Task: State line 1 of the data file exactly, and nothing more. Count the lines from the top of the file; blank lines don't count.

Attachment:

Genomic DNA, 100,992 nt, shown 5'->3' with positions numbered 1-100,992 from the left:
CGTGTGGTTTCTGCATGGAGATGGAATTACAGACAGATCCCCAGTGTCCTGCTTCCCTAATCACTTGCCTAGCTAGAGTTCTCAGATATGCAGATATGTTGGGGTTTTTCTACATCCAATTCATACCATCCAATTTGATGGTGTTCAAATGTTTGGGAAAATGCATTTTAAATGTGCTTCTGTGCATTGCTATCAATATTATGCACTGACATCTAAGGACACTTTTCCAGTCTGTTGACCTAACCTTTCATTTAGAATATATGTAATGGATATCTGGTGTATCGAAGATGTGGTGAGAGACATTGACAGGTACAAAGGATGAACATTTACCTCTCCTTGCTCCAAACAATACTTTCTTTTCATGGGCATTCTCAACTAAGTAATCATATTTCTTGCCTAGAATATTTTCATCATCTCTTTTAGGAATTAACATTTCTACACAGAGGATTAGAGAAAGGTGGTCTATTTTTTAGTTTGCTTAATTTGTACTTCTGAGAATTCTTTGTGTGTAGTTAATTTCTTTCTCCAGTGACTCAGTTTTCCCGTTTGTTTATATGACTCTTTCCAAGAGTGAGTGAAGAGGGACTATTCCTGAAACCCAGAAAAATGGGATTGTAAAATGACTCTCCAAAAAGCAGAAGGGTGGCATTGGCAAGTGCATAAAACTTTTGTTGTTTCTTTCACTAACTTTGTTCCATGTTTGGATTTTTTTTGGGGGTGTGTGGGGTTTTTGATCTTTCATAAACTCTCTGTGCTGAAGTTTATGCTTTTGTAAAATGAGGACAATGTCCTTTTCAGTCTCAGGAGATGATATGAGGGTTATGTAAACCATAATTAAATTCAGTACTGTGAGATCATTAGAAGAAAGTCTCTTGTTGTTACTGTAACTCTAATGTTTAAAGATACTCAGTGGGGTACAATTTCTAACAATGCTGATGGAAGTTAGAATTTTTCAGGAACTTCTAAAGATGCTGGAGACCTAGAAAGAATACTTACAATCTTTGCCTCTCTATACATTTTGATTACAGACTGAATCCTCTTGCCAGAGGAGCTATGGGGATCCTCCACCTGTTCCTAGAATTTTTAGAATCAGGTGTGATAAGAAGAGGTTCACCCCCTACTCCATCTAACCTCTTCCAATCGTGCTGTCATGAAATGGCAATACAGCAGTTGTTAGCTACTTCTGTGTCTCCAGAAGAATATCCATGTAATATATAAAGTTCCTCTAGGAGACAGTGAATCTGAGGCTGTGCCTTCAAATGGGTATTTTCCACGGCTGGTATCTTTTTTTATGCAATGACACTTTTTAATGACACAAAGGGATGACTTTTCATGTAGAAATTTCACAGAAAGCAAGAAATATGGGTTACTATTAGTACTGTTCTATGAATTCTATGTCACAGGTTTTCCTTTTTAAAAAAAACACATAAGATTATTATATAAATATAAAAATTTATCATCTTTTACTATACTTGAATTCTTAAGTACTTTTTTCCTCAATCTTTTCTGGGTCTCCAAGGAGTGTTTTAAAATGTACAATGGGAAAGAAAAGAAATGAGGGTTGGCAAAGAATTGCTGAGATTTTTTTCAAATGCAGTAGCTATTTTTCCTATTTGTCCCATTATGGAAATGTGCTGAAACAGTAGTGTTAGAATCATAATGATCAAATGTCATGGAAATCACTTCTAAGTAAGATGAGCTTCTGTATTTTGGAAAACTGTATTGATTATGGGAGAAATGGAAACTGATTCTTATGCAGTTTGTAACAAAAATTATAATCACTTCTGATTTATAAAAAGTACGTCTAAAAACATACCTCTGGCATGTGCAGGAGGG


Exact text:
Genomic DNA, 100,992 nt, shown 5'->3' with positions numbered 1-100,992 from the left: